Browsing the blog archivesfor the day Friday, April 17th, 2009.


Torture

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torture

By now you’ve heard the Obama Administration released the memos used by the Bush Administration to justify torture. As Digby says,

This is the very definition of the banality of evil — a dry, legalistic series of justifications for acts of barbaric cruelty.

Many are angry that the President has promised not to prosecute CIA officials involved in torture. About the only justification for this I’ve seen is from the Anonymous Liberal, who writes,

I know many of you disagree with me on this, but I think Obama did the right thing by promising not to prosecute CIA officers who acted in accordance with the OLC’s prior advice. Given the kind of things these folks are asked to do and the important missions entrusted to them, they have to be able to rely on the legal advice they’re given by the government. If we start prosecuting people for conduct they were specifically advised was legal by the OLC, it will severely hamper our ability to conduct future intelligence work. No one will trust the advice they are given, they’ll worry that the rug will be pulled out from under them at some point down the road. That’s an untenable situation.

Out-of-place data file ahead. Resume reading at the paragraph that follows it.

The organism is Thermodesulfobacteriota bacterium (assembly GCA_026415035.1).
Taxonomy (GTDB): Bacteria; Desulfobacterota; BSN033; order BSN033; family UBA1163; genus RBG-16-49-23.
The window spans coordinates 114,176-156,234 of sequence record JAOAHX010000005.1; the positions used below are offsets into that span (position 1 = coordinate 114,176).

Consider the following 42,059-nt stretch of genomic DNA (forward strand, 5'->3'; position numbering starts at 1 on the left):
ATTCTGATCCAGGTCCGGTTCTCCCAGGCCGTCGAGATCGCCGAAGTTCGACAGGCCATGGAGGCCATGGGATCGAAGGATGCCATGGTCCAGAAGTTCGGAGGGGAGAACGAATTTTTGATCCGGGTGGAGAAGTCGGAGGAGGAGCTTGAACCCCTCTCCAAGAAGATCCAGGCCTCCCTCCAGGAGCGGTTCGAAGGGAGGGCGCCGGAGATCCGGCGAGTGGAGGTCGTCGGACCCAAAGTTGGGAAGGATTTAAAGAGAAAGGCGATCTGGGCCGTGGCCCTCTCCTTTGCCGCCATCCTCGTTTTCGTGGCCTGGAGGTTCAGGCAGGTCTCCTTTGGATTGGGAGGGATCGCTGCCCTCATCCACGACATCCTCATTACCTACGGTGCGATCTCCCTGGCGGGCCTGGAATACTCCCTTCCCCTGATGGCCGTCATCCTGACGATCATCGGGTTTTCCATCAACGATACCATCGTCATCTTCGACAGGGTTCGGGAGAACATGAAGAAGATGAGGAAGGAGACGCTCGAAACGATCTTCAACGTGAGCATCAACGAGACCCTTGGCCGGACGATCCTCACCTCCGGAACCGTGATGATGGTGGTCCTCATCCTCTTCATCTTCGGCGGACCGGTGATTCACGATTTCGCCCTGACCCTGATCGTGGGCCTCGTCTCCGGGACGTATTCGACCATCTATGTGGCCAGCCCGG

But also,

The people who should be punished are the people who gave the advice. The lawyers. The Jay Bybees, John Yoos, and David Addingtons of the world. Obama did the right thing by releasing these memos today. It is now up to us to make sure they generate the degree of outrage that they should.

I am uncomfortable with not prosecuting the CIA officials, since “just following orders” hasn’t been a defense since the Nuremberg Trials. However, releasing the memos themselves was the most important thing, and prosecuting the people who gave the advice is the next most important thing. However, I don’t think that what the White House says about the CIA officials necessarily ties Congress’s hands, does it?

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